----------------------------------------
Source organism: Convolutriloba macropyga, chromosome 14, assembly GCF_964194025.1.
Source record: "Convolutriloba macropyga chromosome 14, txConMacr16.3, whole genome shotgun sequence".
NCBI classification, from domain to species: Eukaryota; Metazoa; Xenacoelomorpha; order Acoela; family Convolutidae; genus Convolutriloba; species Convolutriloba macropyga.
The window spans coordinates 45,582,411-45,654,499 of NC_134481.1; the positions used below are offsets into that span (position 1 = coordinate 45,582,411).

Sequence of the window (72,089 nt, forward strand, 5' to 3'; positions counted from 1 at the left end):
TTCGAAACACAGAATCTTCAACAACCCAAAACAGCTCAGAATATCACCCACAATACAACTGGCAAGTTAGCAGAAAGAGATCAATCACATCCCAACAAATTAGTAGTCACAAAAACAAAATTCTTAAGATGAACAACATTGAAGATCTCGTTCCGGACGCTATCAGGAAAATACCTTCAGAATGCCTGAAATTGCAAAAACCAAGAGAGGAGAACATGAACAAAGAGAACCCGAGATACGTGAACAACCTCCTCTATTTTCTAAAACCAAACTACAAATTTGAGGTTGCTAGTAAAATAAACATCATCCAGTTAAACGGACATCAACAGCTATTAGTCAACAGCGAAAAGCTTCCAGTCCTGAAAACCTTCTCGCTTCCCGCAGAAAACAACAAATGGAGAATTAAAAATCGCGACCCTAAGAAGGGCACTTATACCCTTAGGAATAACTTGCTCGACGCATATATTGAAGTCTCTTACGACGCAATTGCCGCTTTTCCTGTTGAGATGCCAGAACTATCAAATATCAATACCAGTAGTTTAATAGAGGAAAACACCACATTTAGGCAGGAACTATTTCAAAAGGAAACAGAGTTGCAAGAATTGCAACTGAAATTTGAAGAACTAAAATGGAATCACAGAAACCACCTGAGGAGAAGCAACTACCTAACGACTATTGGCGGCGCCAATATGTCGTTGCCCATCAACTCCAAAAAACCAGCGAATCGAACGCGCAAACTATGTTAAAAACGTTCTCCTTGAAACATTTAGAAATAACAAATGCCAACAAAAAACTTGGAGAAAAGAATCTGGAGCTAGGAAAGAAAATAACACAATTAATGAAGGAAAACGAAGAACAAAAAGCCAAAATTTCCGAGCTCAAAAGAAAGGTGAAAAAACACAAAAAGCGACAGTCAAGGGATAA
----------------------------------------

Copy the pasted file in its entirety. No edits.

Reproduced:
Source organism: Convolutriloba macropyga, chromosome 14, assembly GCF_964194025.1.
Source record: "Convolutriloba macropyga chromosome 14, txConMacr16.3, whole genome shotgun sequence".
NCBI classification, from domain to species: Eukaryota; Metazoa; Xenacoelomorpha; order Acoela; family Convolutidae; genus Convolutriloba; species Convolutriloba macropyga.
The window spans coordinates 45,582,411-45,654,499 of NC_134481.1; the positions used below are offsets into that span (position 1 = coordinate 45,582,411).

Sequence of the window (72,089 nt, forward strand, 5' to 3'; positions counted from 1 at the left end):
TTCGAAACACAGAATCTTCAACAACCCAAAACAGCTCAGAATATCACCCACAATACAACTGGCAAGTTAGCAGAAAGAGATCAATCACATCCCAACAAATTAGTAGTCACAAAAACAAAATTCTTAAGATGAACAACATTGAAGATCTCGTTCCGGACGCTATCAGGAAAATACCTTCAGAATGCCTGAAATTGCAAAAACCAAGAGAGGAGAACATGAACAAAGAGAACCCGAGATACGTGAACAACCTCCTCTATTTTCTAAAACCAAACTACAAATTTGAGGTTGCTAGTAAAATAAACATCATCCAGTTAAACGGACATCAACAGCTATTAGTCAACAGCGAAAAGCTTCCAGTCCTGAAAACCTTCTCGCTTCCCGCAGAAAACAACAAATGGAGAATTAAAAATCGCGACCCTAAGAAGGGCACTTATACCCTTAGGAATAACTTGCTCGACGCATATATTGAAGTCTCTTACGACGCAATTGCCGCTTTTCCTGTTGAGATGCCAGAACTATCAAATATCAATACCAGTAGTTTAATAGAGGAAAACACCACATTTAGGCAGGAACTATTTCAAAAGGAAACAGAGTTGCAAGAATTGCAACTGAAATTTGAAGAACTAAAATGGAATCACAGAAACCACCTGAGGAGAAGCAACTACCTAACGACTATTGGCGGCGCCAATATGTCGTTGCCCATCAACTCCAAAAAACCAGCGAATCGAACGCGCAAACTATGTTAAAAACGTTCTCCTTGAAACATTTAGAAATAACAAATGCCAACAAAAAACTTGGAGAAAAGAATCTGGAGCTAGGAAAGAAAATAACACAATTAATGAAGGAAAACGAAGAACAAAAAGCCAAAATTTCCGAGCTCAAAAGAAAGGTGAAAAAACACAAAAAGCGACAGTCAAGGGATAA